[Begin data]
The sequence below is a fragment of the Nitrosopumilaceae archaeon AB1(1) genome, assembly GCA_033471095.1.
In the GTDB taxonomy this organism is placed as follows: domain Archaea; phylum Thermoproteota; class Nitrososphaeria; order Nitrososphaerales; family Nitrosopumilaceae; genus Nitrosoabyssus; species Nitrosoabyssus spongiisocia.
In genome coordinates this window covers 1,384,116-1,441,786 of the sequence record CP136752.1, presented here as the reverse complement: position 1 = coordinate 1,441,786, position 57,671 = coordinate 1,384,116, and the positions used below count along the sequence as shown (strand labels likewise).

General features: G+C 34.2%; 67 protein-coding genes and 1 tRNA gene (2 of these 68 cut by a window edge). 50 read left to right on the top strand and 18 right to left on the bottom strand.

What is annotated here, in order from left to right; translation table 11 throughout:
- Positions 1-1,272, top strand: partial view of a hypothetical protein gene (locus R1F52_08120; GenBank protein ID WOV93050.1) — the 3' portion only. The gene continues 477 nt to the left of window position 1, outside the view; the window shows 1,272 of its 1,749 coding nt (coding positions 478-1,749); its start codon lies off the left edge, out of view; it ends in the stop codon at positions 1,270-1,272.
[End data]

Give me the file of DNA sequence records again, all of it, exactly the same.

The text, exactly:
The sequence below is a fragment of the Nitrosopumilaceae archaeon AB1(1) genome, assembly GCA_033471095.1.
In the GTDB taxonomy this organism is placed as follows: domain Archaea; phylum Thermoproteota; class Nitrososphaeria; order Nitrososphaerales; family Nitrosopumilaceae; genus Nitrosoabyssus; species Nitrosoabyssus spongiisocia.
In genome coordinates this window covers 1,384,116-1,441,786 of the sequence record CP136752.1, presented here as the reverse complement: position 1 = coordinate 1,441,786, position 57,671 = coordinate 1,384,116, and the positions used below count along the sequence as shown (strand labels likewise).

General features: G+C 34.2%; 67 protein-coding genes and 1 tRNA gene (2 of these 68 cut by a window edge). 50 read left to right on the top strand and 18 right to left on the bottom strand.

What is annotated here, in order from left to right; translation table 11 throughout:
- Positions 1-1,272, top strand: partial view of a hypothetical protein gene (locus R1F52_08120; GenBank protein ID WOV93050.1) — the 3' portion only. The gene continues 477 nt to the left of window position 1, outside the view; the window shows 1,272 of its 1,749 coding nt (coding positions 478-1,749); its start codon lies off the left edge, out of view; it ends in the stop codon at positions 1,270-1,272.